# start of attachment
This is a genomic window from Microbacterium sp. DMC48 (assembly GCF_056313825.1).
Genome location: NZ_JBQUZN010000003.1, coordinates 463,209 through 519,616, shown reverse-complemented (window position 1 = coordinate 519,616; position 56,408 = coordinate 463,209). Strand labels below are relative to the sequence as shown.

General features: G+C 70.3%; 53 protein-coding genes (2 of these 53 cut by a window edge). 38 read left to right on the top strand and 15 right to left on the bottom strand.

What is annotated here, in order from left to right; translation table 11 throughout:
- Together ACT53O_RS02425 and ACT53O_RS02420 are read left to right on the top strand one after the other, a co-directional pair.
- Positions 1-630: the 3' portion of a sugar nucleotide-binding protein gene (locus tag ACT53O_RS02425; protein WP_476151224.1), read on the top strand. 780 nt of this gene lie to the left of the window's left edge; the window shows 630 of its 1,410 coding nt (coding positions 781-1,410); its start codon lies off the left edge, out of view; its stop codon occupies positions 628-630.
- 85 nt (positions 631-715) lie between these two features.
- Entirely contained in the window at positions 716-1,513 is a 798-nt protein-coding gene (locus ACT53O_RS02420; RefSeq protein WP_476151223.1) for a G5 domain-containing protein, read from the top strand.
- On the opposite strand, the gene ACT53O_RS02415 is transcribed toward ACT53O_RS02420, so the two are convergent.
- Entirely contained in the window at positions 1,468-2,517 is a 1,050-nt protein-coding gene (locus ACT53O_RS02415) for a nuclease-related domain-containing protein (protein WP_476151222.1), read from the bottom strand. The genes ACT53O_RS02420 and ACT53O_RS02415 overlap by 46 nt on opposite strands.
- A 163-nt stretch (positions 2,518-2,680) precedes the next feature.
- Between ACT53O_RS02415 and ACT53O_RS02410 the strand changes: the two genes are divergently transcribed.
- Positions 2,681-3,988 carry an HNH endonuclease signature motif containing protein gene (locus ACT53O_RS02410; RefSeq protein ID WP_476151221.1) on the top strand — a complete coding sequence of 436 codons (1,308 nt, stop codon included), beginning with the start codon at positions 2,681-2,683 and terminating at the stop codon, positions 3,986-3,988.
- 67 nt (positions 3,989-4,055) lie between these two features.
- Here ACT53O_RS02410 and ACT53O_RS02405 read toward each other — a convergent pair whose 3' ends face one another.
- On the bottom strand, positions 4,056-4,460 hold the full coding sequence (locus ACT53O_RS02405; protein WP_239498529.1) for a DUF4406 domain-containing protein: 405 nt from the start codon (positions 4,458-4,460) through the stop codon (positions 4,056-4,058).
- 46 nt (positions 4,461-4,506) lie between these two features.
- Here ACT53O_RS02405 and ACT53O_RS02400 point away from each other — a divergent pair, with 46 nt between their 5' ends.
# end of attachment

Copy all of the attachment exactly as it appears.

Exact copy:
This is a genomic window from Microbacterium sp. DMC48 (assembly GCF_056313825.1).
Genome location: NZ_JBQUZN010000003.1, coordinates 463,209 through 519,616, shown reverse-complemented (window position 1 = coordinate 519,616; position 56,408 = coordinate 463,209). Strand labels below are relative to the sequence as shown.

General features: G+C 70.3%; 53 protein-coding genes (2 of these 53 cut by a window edge). 38 read left to right on the top strand and 15 right to left on the bottom strand.

What is annotated here, in order from left to right; translation table 11 throughout:
- Together ACT53O_RS02425 and ACT53O_RS02420 are read left to right on the top strand one after the other, a co-directional pair.
- Positions 1-630: the 3' portion of a sugar nucleotide-binding protein gene (locus tag ACT53O_RS02425; protein WP_476151224.1), read on the top strand. 780 nt of this gene lie to the left of the window's left edge; the window shows 630 of its 1,410 coding nt (coding positions 781-1,410); its start codon lies off the left edge, out of view; its stop codon occupies positions 628-630.
- 85 nt (positions 631-715) lie between these two features.
- Entirely contained in the window at positions 716-1,513 is a 798-nt protein-coding gene (locus ACT53O_RS02420; RefSeq protein WP_476151223.1) for a G5 domain-containing protein, read from the top strand.
- On the opposite strand, the gene ACT53O_RS02415 is transcribed toward ACT53O_RS02420, so the two are convergent.
- Entirely contained in the window at positions 1,468-2,517 is a 1,050-nt protein-coding gene (locus ACT53O_RS02415) for a nuclease-related domain-containing protein (protein WP_476151222.1), read from the bottom strand. The genes ACT53O_RS02420 and ACT53O_RS02415 overlap by 46 nt on opposite strands.
- A 163-nt stretch (positions 2,518-2,680) precedes the next feature.
- Between ACT53O_RS02415 and ACT53O_RS02410 the strand changes: the two genes are divergently transcribed.
- Positions 2,681-3,988 carry an HNH endonuclease signature motif containing protein gene (locus ACT53O_RS02410; RefSeq protein ID WP_476151221.1) on the top strand — a complete coding sequence of 436 codons (1,308 nt, stop codon included), beginning with the start codon at positions 2,681-2,683 and terminating at the stop codon, positions 3,986-3,988.
- 67 nt (positions 3,989-4,055) lie between these two features.
- Here ACT53O_RS02410 and ACT53O_RS02405 read toward each other — a convergent pair whose 3' ends face one another.
- On the bottom strand, positions 4,056-4,460 hold the full coding sequence (locus ACT53O_RS02405; protein WP_239498529.1) for a DUF4406 domain-containing protein: 405 nt from the start codon (positions 4,458-4,460) through the stop codon (positions 4,056-4,058).
- 46 nt (positions 4,461-4,506) lie between these two features.
- Here ACT53O_RS02405 and ACT53O_RS02400 point away from each other — a divergent pair, with 46 nt between their 5' ends.